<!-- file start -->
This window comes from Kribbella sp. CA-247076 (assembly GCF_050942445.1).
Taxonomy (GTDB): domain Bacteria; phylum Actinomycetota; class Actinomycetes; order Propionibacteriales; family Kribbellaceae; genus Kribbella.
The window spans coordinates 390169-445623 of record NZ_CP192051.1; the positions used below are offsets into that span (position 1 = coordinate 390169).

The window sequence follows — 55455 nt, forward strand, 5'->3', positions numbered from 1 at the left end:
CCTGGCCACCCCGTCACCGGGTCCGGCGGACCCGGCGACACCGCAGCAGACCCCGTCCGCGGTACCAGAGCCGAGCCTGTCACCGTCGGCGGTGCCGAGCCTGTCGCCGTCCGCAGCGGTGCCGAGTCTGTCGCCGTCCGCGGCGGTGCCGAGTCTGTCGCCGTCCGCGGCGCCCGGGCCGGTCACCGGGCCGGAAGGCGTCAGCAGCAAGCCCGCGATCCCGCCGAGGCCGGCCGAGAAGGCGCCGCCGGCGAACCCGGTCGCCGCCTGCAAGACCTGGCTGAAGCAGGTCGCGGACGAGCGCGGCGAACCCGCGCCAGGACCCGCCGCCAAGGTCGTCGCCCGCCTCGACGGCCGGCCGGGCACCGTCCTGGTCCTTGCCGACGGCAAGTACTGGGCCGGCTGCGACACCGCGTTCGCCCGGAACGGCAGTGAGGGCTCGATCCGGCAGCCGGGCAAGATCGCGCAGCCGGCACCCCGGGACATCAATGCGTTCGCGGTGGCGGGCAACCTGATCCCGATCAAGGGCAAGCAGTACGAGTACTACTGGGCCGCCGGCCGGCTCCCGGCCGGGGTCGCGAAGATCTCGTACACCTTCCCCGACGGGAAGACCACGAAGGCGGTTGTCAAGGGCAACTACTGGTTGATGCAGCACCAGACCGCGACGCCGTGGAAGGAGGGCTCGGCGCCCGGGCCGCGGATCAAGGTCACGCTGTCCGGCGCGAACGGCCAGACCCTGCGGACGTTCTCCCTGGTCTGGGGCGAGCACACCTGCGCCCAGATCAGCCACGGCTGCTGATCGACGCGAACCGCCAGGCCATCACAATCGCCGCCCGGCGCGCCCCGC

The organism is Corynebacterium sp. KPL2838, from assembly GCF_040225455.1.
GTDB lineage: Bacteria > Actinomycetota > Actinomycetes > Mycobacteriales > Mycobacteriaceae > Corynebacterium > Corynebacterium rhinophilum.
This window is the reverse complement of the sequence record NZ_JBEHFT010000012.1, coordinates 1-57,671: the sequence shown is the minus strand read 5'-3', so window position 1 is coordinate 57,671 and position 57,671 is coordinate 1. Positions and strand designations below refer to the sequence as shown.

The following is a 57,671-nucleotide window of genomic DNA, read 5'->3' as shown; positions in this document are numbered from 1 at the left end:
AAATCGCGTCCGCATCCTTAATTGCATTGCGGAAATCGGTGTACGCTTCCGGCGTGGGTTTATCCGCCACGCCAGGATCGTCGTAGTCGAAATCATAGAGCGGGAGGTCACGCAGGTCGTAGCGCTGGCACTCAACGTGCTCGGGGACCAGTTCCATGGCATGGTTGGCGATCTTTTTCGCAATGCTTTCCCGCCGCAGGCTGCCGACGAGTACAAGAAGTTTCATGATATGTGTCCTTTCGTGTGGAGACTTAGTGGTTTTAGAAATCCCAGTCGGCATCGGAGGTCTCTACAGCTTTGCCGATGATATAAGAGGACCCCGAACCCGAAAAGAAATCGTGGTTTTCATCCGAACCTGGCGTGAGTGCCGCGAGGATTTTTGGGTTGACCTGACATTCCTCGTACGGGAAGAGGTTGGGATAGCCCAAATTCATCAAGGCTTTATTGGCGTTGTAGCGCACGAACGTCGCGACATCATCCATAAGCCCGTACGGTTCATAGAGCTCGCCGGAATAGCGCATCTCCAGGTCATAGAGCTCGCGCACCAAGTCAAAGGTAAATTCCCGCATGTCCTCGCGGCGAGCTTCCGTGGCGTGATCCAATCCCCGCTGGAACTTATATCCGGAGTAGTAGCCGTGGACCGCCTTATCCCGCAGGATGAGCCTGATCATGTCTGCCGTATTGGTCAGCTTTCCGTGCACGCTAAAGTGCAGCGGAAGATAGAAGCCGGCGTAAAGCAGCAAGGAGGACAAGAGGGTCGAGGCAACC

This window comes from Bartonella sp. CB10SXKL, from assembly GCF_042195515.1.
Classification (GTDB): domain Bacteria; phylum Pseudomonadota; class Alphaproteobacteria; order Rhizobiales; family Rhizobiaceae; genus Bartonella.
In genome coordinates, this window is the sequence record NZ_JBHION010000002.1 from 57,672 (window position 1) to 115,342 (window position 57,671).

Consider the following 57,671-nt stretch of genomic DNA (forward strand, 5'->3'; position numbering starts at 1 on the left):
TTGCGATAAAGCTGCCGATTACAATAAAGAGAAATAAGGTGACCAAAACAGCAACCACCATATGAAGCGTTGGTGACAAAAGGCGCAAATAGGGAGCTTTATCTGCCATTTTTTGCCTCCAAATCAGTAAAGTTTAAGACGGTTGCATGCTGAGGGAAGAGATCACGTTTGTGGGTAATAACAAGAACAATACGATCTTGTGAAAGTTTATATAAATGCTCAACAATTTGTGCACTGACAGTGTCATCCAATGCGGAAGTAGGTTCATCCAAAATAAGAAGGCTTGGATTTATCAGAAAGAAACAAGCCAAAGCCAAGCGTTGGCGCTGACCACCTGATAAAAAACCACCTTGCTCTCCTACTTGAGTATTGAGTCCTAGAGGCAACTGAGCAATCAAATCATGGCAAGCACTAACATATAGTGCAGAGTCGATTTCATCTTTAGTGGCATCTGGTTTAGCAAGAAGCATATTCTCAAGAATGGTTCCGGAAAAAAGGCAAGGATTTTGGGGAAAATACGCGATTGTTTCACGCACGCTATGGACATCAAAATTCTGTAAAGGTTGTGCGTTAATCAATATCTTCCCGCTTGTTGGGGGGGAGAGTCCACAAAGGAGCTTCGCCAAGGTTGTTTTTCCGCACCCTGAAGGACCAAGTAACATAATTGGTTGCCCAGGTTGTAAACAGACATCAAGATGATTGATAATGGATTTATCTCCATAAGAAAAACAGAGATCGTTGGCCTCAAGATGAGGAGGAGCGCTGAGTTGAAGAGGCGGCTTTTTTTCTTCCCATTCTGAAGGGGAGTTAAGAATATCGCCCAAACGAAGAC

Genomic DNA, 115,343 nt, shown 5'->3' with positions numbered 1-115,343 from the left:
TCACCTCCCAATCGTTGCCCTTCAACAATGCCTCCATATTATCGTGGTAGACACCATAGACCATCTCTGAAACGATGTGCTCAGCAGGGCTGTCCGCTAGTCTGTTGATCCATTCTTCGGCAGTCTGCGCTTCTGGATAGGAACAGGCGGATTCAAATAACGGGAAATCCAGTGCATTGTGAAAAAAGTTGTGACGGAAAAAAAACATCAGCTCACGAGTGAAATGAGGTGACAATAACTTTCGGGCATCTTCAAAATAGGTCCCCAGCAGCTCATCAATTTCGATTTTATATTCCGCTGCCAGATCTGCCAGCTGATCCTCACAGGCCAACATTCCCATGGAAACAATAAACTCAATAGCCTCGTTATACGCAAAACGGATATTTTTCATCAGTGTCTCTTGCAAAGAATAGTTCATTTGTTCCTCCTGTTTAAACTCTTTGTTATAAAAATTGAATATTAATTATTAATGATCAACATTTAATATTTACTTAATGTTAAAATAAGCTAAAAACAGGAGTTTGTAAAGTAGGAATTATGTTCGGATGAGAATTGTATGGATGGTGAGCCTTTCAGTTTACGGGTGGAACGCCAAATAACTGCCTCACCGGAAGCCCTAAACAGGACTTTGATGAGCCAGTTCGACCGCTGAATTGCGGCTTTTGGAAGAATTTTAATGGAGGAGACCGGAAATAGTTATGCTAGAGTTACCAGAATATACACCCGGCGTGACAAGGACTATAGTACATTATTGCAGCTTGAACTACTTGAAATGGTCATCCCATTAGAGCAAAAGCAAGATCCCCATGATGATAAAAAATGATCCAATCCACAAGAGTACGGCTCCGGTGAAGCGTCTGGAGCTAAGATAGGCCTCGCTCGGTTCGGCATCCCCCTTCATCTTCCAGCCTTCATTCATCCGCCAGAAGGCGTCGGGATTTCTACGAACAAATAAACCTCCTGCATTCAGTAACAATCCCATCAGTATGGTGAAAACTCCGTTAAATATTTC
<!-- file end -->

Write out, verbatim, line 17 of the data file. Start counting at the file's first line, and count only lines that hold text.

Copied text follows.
TCACCTCCCAATCGTTGCCCTTCAACAATGCCTCCATATTATCGTGGTAGACACCATAGACCATCTCTGAAACGATGTGCTCAGCAGGGCTGTCCGCTAGTCTGTTGATCCATTCTTCGGCAGTCTGCGCTTCTGGATAGGAACAGGCGGATTCAAATAACGGGAAATCCAGTGCATTGTGAAAAAAGTTGTGACGGAAAAAAAACATCAGCTCACGAGTGAAATGAGGTGACAATAACTTTCGGGCATCTTCAAAATAGGTCCCCAGCAGCTCATCAATTTCGATTTTATATTCCGCTGCCAGATCTGCCAGCTGATCCTCACAGGCCAACATTCCCATGGAAACAATAAACTCAATAGCCTCGTTATACGCAAAACGGATATTTTTCATCAGTGTCTCTTGCAAAGAATAGTTCATTTGTTCCTCCTGTTTAAACTCTTTGTTATAAAAATTGAATATTAATTATTAATGATCAACATTTAATATTTACTTAATGTTAAAATAAGCTAAAAACAGGAGTTTGTAAAGTAGGAATTATGTTCGGATGAGAATTGTATGGATGGTGAGCCTTTCAGTTTACGGGTGGAACGCCAAATAACTGCCTCACCGGAAGCCCTAAACAGGACTTTGATGAGCCAGTTCGACCGCTGAATTGCGGCTTTTGGAAGAATTTTAATGGAGGAGACCGGAAATAGTTATGCTAGAGTTACCAGAATATACACCCGGCGTGACAAGGACTATAGTACATTATTGCAGCTTGAACTACTTGAAATGGTCATCCCATTAGAGCAAAAGCAAGATCCCCATGATGATAAAAAATGATCCAATCCACAAGAGTACGGCTCCGGTGAAGCGTCTGGAGCTAAGATAGGCCTCGCTCGGTTCGGCATCCCCCTTCATCTTCCAGCCTTCATTCATCCGCCAGAAGGCGTCGGGATTTCTACGAACAAATAAACCTCCTGCATTCAGTAACAATCCCATCAGTATGGTGAAAACTCCGTTAAATATTTC